The movie paradise that is Tarzan and his Mate, released in 1934 after much to-ing and fro-ing between directors Cedric Gibbons, Jack Conway and James McKay, who is credited as "animal director" but whom Maureen O'Sullivan recalled as the major physical director on set. Click on any image for a slideshow.
Still, so much of the picture belongs to GIbbons, with extraordinarily beautiful art direction that embodies in a sublime way the very best precode Metro, (on the cusp of the repulsive Louis B) in brilliant comparison to its key inspiration at RKO, in the 1933 King Kong, and the visual "primitive" world of co-director Merian Cooper with Willis O'Brien.
Gibbons' mise-en scene in Tarzan is in fact incomparable, and ably heightened by the ample Code-baiting nudity.
Gibbons creates incredible artifice all through the picture including papier mache tusks and skeletons that define the Elephant burial ground which is the spiritual home of the story, with rear projection and mattes filling in layers of delirious dream landscape in which the actors are enhanced to mythic visual status.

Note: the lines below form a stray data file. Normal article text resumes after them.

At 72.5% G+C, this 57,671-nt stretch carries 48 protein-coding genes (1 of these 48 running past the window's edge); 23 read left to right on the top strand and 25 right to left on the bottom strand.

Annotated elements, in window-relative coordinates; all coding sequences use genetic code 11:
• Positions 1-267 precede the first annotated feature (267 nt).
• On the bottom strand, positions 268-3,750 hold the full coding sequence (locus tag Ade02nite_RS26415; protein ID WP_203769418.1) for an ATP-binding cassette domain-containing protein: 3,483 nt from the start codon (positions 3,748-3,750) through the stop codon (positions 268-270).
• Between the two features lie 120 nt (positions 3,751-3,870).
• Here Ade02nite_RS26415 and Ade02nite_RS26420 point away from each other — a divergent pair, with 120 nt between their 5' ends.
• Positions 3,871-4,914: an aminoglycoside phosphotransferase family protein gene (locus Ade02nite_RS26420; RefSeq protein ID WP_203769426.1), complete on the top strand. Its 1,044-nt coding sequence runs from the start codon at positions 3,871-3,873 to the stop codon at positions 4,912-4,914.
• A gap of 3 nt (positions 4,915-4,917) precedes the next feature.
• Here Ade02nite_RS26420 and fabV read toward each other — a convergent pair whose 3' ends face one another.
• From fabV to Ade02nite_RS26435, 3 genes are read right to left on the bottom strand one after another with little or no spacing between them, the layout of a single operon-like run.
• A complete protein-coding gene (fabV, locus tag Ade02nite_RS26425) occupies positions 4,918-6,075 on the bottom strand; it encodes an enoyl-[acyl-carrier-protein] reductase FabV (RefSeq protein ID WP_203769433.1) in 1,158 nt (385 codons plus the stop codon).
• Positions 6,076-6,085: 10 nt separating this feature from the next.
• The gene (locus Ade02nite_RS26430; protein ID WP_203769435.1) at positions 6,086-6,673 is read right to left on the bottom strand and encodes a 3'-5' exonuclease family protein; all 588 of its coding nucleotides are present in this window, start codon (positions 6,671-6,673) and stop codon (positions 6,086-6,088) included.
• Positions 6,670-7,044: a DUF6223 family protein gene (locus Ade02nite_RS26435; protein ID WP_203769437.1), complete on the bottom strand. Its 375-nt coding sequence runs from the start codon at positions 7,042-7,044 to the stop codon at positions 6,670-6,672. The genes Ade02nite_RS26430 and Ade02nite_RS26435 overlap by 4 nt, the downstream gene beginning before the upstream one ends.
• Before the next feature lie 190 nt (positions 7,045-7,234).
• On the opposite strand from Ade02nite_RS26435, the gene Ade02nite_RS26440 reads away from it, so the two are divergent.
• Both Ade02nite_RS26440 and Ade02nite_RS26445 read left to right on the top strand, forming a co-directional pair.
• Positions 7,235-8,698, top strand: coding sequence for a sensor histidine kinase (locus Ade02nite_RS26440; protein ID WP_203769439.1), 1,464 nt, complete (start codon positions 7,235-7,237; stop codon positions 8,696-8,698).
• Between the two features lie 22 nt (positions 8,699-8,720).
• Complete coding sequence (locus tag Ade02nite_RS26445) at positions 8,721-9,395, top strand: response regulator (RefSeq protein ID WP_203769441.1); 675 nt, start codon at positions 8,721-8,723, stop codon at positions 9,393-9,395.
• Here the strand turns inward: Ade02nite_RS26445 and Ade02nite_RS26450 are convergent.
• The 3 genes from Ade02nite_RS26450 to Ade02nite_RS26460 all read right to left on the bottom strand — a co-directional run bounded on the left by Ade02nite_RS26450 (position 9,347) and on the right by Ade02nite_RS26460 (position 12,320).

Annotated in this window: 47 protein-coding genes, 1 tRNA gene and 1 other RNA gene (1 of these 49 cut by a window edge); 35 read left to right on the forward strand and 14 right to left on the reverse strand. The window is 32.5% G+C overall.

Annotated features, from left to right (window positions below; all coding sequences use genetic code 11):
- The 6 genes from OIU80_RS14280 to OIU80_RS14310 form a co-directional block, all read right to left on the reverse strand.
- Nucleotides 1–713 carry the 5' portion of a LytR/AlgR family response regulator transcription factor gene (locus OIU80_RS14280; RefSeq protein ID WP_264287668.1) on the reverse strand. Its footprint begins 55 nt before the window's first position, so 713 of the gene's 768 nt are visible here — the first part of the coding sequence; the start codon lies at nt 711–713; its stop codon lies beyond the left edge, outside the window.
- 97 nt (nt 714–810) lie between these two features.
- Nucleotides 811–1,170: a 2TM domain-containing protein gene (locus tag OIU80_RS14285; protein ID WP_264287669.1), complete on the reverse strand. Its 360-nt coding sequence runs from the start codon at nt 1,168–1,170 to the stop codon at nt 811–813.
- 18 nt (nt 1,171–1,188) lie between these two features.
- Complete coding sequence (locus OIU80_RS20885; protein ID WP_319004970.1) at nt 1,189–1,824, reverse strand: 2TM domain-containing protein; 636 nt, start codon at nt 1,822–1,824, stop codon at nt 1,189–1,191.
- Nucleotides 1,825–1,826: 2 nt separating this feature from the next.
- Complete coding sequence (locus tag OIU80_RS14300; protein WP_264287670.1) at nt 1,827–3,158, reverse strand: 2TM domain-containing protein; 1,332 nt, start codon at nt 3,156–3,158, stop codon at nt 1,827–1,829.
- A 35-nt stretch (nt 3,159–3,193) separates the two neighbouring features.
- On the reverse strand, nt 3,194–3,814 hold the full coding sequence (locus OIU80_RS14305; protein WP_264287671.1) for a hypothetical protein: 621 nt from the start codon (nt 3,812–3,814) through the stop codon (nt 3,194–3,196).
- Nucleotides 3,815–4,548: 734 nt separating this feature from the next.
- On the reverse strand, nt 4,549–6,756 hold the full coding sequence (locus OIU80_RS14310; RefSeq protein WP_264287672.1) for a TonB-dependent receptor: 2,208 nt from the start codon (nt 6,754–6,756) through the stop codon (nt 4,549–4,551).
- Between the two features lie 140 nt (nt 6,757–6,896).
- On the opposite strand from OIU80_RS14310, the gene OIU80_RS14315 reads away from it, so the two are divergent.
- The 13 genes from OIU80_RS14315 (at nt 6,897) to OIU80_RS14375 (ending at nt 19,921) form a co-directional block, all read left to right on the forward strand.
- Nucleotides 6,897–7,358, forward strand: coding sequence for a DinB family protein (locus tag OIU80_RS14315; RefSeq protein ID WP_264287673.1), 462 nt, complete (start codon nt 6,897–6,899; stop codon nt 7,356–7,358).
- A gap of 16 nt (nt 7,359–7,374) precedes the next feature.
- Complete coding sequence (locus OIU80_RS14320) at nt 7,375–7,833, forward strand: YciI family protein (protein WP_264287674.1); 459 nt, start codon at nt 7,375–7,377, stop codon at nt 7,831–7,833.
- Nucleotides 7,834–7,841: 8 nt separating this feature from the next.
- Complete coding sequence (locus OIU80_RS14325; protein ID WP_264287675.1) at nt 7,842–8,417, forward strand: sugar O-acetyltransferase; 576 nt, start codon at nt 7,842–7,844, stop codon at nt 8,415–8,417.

Best of all a world just before the Production Code stomped all over Hollywood and sex which in its rawest, uncompromising state was here celebrated in a picture enjoyed by men, women and children through a post Freudian fantasy in which nature and humanity at its best meet in flawless harmony.
It's a real joy to watch this stuff again when the world around you is getting uglier than usual. The screens are from the old six picture Warner DVD compilation.